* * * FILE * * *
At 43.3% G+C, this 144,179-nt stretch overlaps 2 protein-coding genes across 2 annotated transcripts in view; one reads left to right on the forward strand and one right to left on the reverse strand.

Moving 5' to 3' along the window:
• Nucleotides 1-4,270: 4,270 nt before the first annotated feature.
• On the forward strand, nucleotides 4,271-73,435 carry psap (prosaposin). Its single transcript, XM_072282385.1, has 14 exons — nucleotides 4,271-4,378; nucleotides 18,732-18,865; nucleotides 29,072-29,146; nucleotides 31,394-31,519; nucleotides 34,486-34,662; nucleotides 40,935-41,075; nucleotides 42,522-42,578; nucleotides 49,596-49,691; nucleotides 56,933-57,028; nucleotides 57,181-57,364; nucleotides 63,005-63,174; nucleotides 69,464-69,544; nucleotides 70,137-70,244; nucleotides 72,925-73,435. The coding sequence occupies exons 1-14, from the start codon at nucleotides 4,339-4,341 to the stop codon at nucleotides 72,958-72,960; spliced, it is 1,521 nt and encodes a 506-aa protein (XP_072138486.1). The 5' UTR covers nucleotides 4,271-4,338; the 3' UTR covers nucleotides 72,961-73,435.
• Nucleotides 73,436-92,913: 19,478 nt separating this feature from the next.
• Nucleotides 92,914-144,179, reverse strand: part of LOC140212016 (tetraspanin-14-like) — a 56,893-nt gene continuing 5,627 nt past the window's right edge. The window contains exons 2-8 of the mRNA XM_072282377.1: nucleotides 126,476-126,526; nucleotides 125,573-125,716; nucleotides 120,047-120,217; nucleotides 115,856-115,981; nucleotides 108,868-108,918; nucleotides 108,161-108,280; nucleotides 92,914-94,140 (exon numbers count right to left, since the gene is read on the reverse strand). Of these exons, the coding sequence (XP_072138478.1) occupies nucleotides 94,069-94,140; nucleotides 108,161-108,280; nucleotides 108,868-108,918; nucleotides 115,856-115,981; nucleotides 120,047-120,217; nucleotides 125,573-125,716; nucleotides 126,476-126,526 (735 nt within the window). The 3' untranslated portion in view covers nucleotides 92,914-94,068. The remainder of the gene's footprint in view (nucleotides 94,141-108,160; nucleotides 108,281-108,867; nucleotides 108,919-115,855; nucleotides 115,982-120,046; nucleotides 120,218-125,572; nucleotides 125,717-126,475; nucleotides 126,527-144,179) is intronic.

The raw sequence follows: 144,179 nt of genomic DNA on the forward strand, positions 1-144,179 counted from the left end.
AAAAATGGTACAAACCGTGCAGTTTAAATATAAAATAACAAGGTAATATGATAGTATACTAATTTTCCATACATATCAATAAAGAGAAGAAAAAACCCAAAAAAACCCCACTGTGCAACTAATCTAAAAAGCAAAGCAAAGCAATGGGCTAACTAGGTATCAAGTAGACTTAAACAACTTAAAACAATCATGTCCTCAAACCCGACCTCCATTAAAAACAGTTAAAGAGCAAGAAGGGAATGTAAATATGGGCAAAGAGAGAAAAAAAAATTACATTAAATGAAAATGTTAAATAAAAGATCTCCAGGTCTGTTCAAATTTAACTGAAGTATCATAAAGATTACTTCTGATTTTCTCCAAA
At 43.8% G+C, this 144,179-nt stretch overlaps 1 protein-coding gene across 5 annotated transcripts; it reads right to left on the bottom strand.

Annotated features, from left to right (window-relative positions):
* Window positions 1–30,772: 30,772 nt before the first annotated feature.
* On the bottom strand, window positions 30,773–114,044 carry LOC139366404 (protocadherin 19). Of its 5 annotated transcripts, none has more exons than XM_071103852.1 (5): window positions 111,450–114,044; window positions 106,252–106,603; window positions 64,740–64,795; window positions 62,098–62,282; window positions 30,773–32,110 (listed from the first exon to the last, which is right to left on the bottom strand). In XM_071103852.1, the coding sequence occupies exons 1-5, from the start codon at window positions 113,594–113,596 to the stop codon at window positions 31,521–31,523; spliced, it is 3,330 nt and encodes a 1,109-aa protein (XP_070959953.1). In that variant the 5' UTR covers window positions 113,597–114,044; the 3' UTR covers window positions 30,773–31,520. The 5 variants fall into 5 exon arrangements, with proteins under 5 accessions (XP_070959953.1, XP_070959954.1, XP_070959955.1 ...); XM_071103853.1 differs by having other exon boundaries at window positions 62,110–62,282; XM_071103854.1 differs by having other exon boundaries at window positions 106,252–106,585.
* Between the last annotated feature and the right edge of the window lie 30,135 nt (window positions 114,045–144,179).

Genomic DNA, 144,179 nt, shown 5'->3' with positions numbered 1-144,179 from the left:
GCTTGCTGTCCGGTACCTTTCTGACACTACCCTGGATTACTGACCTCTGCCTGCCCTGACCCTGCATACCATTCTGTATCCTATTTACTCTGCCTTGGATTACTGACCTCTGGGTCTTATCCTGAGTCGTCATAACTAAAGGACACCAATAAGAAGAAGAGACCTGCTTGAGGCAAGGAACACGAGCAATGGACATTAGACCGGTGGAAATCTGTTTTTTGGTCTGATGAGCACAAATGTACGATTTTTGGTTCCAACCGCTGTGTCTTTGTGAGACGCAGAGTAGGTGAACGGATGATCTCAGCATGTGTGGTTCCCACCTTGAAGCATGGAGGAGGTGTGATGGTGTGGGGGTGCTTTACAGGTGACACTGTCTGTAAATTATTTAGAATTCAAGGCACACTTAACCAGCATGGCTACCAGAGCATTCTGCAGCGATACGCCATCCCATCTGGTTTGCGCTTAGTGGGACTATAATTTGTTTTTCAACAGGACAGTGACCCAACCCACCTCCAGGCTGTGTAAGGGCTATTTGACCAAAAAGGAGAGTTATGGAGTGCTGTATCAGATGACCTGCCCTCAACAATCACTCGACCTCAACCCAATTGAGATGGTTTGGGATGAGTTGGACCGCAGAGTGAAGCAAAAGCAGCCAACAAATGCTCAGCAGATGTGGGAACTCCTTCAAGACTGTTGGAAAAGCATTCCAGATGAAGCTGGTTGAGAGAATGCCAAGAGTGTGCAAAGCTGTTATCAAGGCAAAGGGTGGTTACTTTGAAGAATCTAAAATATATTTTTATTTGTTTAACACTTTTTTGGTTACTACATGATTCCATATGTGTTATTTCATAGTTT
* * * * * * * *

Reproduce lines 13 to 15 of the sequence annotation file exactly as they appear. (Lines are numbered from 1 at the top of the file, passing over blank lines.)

* Between the last annotated feature and the right edge of the window lie 30,135 nt (window positions 114,045–144,179).

Genomic DNA, 144,179 nt, shown 5'->3' with positions numbered 1-144,179 from the left:
GCTTGCTGTCCGGTACCTTTCTGACACTACCCTGGATTACTGACCTCTGCCTGCCCTGACCCTGCATACCATTCTGTATCCTATTTACTCTGCCTTGGATTACTGACCTCTGGGTCTTATCCTGAGTCGTCATAACTAAAGGACACCAATAAGAAGAAGAGACCTGCTTGAGGCAAGGAACACGAGCAATGGACATTAGACCGGTGGAAATCTGTTTTTTGGTCTGATGAGCACAAATGTACGATTTTTGGTTCCAACCGCTGTGTCTTTGTGAGACGCAGAGTAGGTGAACGGATGATCTCAGCATGTGTGGTTCCCACCTTGAAGCATGGAGGAGGTGTGATGGTGTGGGGGTGCTTTACAGGTGACACTGTCTGTAAATTATTTAGAATTCAAGGCACACTTAACCAGCATGGCTACCAGAGCATTCTGCAGCGATACGCCATCCCATCTGGTTTGCGCTTAGTGGGACTATAATTTGTTTTTCAACAGGACAGTGACCCAACCCACCTCCAGGCTGTGTAAGGGCTATTTGACCAAAAAGGAGAGTTATGGAGTGCTGTATCAGATGACCTGCCCTCAACAATCACTCGACCTCAACCCAATTGAGATGGTTTGGGATGAGTTGGACCGCAGAGTGAAGCAAAAGCAGCCAACAAATGCTCAGCAGATGTGGGAACTCCTTCAAGACTGTTGGAAAAGCATTCCAGATGAAGCTGGTTGAGAGAATGCCAAGAGTGTGCAAAGCTGTTATCAAGGCAAAGGGTGGTTACTTTGAAGAATCTAAAATATATTTTTATTTGTTTAACACTTTTTTGGTTACTACATGATTCCATATGTGTTATTTCATAGTTT